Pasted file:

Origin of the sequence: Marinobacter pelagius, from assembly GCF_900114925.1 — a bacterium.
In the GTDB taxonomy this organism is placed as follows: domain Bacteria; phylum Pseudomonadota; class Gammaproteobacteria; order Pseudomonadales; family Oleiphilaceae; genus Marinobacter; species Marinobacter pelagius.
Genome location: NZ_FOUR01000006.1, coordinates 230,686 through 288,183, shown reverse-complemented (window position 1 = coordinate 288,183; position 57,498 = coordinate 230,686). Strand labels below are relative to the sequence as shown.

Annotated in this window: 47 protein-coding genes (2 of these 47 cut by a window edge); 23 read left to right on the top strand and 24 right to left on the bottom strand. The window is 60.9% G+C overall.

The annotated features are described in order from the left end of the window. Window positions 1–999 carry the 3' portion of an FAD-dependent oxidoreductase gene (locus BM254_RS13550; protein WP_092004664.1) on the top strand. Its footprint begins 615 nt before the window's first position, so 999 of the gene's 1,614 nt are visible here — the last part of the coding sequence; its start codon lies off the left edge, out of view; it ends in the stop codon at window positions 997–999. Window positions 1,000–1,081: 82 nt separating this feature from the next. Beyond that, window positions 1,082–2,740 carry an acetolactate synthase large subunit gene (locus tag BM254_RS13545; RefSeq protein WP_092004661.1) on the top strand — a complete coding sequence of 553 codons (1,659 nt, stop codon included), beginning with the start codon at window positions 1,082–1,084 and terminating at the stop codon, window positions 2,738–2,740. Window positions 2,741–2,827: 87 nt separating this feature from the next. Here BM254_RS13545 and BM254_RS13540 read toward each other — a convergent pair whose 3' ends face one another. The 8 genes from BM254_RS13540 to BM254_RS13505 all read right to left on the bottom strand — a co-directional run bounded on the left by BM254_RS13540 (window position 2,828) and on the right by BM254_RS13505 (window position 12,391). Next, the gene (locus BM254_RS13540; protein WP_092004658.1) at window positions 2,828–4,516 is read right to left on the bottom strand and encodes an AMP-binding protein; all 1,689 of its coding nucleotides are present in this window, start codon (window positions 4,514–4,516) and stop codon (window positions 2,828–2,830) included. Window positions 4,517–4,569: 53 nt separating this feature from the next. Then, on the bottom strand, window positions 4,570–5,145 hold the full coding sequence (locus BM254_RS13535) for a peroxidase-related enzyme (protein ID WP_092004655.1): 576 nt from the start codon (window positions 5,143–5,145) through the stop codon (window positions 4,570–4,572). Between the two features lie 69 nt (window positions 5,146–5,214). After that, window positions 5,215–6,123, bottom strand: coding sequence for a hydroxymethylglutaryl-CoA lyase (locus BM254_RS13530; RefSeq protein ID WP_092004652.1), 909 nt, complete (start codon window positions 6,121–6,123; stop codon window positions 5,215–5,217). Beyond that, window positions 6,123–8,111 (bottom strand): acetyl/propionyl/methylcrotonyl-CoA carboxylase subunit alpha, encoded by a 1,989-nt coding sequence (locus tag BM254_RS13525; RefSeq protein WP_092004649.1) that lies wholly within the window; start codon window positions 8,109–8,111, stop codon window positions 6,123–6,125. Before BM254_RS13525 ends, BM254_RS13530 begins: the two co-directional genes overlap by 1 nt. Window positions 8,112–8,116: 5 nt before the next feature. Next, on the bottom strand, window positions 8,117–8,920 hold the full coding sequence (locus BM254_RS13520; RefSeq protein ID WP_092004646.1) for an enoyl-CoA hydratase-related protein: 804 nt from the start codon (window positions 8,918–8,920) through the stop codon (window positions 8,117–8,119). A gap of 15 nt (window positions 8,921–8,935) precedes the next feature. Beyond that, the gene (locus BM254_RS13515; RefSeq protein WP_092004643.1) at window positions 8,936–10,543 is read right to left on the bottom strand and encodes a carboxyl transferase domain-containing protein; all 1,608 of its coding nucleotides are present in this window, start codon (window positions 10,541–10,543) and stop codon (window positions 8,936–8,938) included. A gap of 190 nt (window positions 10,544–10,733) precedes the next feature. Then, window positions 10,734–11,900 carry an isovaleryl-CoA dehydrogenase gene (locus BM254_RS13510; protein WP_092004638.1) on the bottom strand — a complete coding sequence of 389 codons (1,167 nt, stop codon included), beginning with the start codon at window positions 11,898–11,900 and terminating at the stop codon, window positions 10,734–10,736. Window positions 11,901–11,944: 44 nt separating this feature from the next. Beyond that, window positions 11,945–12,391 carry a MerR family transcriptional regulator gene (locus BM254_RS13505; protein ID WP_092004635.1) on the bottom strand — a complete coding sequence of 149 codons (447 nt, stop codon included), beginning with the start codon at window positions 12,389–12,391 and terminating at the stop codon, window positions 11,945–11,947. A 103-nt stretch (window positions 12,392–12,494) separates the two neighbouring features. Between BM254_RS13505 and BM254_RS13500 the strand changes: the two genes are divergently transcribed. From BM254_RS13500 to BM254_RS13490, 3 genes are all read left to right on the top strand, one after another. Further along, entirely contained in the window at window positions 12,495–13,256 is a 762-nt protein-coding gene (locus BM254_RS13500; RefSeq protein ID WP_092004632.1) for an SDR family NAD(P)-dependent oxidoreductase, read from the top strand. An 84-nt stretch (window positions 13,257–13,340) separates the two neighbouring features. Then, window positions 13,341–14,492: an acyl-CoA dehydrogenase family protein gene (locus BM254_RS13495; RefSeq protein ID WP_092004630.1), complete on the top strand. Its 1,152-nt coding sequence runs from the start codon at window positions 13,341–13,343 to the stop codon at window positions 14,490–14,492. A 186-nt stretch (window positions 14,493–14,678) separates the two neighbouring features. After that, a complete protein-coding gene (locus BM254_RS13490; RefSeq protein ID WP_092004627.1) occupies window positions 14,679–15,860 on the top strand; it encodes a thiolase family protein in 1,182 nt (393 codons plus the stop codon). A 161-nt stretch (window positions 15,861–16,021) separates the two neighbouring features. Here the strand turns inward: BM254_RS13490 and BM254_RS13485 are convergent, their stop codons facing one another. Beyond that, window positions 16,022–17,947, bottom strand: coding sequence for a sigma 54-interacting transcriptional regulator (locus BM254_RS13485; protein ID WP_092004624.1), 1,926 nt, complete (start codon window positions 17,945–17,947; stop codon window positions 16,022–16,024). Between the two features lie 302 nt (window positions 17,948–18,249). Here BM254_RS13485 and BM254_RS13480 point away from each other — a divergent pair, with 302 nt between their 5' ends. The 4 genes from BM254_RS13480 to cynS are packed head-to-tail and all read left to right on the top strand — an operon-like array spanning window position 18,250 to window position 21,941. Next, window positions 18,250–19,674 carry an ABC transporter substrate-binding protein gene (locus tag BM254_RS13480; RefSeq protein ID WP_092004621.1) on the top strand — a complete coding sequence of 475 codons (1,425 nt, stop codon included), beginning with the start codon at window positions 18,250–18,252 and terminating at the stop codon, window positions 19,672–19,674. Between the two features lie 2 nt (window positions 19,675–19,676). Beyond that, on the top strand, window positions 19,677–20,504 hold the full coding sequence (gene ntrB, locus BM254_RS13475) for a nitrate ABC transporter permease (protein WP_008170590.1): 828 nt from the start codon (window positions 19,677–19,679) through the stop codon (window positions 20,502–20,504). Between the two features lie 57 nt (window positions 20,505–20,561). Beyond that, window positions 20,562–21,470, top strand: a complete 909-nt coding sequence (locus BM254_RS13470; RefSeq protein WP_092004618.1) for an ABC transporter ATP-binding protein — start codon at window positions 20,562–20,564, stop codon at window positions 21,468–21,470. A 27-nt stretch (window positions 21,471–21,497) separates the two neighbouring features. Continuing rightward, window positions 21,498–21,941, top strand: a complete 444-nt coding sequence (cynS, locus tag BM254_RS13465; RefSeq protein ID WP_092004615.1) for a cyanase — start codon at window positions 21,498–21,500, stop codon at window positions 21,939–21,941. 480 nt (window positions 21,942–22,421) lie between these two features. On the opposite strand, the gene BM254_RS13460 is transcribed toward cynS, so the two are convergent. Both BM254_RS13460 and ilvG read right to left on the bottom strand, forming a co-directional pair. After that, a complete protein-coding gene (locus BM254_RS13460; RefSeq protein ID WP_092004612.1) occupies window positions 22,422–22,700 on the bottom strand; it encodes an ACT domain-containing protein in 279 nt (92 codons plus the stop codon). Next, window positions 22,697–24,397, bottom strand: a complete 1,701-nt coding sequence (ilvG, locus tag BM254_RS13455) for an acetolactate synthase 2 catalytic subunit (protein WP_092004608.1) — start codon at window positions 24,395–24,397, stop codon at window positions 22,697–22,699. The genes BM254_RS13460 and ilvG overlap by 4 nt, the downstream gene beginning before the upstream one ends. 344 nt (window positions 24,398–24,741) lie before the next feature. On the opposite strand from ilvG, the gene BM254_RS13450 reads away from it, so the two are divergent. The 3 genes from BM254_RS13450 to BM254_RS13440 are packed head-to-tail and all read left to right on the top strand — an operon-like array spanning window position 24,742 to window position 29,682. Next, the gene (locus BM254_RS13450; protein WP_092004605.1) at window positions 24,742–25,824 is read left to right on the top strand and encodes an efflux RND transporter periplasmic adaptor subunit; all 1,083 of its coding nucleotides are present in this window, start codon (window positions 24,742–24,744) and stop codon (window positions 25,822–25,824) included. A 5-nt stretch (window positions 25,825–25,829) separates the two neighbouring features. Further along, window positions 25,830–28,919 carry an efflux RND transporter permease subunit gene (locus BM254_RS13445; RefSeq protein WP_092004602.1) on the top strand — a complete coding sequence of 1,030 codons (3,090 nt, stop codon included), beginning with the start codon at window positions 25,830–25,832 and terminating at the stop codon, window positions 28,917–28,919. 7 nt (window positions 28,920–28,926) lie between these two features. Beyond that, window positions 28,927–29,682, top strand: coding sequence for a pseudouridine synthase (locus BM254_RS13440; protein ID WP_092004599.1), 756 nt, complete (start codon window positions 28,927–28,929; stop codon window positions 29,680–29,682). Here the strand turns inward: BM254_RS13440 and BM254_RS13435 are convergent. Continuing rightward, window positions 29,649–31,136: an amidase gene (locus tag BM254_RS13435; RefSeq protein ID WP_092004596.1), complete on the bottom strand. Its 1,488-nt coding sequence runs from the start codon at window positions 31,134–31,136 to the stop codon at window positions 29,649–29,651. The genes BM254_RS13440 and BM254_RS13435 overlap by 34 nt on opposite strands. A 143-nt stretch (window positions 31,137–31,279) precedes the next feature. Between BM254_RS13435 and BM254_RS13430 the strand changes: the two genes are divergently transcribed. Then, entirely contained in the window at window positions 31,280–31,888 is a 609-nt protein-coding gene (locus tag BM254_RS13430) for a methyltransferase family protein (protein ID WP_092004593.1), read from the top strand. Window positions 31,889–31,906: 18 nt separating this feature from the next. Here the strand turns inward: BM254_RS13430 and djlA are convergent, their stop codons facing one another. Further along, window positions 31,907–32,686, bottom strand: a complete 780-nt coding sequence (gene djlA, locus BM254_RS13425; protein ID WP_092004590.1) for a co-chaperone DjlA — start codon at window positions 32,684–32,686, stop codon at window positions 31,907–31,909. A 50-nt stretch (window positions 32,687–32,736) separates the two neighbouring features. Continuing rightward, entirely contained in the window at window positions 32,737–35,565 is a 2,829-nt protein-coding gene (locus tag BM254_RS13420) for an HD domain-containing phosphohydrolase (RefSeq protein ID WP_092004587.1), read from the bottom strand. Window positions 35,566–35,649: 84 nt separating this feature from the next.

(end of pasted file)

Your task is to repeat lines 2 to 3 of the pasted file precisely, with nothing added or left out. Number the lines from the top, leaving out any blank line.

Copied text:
In the GTDB taxonomy this organism is placed as follows: domain Bacteria; phylum Pseudomonadota; class Gammaproteobacteria; order Pseudomonadales; family Oleiphilaceae; genus Marinobacter; species Marinobacter pelagius.
Genome location: NZ_FOUR01000006.1, coordinates 230,686 through 288,183, shown reverse-complemented (window position 1 = coordinate 288,183; position 57,498 = coordinate 230,686). Strand labels below are relative to the sequence as shown.